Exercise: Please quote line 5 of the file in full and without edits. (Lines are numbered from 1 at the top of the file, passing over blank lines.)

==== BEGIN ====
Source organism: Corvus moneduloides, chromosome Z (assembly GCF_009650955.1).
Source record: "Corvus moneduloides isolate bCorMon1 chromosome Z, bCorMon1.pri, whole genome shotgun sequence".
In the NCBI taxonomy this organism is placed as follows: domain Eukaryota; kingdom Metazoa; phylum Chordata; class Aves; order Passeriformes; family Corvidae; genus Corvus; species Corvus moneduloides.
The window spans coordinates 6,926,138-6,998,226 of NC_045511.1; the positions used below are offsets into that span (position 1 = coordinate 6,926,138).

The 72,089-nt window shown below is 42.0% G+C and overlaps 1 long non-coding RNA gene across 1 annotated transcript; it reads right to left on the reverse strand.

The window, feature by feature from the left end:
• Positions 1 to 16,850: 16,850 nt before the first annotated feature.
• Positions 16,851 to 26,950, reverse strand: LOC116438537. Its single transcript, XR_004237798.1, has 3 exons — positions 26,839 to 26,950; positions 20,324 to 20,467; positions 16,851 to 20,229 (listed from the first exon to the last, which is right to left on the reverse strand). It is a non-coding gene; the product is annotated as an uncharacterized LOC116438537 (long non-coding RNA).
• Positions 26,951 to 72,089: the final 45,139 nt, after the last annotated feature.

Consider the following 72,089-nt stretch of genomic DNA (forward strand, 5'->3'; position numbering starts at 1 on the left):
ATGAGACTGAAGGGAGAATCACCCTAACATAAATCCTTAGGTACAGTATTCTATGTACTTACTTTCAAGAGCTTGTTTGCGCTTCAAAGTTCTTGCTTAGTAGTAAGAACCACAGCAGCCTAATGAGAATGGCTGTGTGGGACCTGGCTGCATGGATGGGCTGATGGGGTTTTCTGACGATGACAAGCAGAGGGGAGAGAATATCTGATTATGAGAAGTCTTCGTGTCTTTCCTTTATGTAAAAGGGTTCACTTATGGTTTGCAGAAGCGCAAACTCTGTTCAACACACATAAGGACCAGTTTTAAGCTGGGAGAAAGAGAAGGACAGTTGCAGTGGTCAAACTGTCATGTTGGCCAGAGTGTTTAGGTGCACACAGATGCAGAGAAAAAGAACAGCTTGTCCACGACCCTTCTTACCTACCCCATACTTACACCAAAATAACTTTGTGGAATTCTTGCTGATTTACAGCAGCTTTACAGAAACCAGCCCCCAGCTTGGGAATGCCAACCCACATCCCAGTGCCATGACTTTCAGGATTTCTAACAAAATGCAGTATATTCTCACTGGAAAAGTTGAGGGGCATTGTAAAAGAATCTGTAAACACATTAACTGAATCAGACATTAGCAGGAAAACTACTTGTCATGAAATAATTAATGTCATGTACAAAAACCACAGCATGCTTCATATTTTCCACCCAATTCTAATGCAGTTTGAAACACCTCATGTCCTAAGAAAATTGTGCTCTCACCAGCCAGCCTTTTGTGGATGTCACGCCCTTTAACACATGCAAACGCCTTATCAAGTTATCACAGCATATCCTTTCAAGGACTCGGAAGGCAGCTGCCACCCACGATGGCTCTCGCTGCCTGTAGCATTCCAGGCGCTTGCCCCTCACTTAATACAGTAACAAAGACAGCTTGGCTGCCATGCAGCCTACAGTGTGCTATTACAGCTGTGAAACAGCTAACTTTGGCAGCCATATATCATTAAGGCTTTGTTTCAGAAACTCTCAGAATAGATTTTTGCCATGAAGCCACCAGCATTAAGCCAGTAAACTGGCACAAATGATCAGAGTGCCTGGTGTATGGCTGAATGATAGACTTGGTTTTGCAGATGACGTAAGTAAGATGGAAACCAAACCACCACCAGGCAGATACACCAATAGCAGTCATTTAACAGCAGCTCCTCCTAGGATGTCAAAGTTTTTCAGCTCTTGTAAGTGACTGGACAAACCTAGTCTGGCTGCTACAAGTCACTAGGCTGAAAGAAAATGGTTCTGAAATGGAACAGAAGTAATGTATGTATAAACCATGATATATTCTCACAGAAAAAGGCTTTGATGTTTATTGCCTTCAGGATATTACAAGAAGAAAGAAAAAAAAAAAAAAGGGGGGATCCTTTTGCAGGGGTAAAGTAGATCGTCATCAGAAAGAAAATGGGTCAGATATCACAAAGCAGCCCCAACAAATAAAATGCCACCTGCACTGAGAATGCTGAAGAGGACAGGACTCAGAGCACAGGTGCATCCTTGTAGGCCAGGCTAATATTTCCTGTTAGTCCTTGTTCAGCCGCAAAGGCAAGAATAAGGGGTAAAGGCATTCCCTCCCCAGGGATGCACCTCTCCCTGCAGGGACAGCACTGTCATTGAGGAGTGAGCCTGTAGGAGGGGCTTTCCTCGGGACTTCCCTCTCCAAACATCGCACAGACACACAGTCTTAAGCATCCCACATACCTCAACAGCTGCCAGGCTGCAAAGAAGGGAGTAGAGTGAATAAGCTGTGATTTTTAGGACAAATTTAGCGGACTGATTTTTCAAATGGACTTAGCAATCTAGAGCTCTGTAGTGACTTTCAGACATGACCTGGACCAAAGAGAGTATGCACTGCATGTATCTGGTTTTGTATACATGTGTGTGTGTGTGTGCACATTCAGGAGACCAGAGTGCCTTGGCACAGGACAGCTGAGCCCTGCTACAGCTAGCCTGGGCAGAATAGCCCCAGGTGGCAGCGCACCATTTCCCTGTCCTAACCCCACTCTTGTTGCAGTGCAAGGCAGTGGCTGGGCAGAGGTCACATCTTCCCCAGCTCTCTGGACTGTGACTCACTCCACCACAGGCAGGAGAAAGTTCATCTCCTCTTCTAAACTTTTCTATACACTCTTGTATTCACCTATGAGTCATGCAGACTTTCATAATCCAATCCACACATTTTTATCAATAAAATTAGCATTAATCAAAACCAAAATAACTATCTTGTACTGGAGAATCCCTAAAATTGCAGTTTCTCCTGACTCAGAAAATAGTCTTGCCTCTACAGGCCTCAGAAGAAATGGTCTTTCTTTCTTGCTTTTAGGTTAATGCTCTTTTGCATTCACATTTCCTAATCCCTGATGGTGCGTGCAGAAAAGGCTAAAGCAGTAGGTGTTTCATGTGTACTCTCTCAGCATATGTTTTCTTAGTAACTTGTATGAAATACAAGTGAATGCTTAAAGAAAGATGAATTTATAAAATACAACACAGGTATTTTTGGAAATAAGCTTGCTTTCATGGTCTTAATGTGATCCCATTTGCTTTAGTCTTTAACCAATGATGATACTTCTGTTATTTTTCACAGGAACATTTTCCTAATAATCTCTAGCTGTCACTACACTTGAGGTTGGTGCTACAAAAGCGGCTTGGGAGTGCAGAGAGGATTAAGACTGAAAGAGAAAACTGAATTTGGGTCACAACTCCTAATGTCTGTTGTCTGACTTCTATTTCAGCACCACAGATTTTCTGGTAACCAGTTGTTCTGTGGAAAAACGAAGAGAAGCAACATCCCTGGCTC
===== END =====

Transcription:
The 72,089-nt window shown below is 42.0% G+C and overlaps 1 long non-coding RNA gene across 1 annotated transcript; it reads right to left on the reverse strand.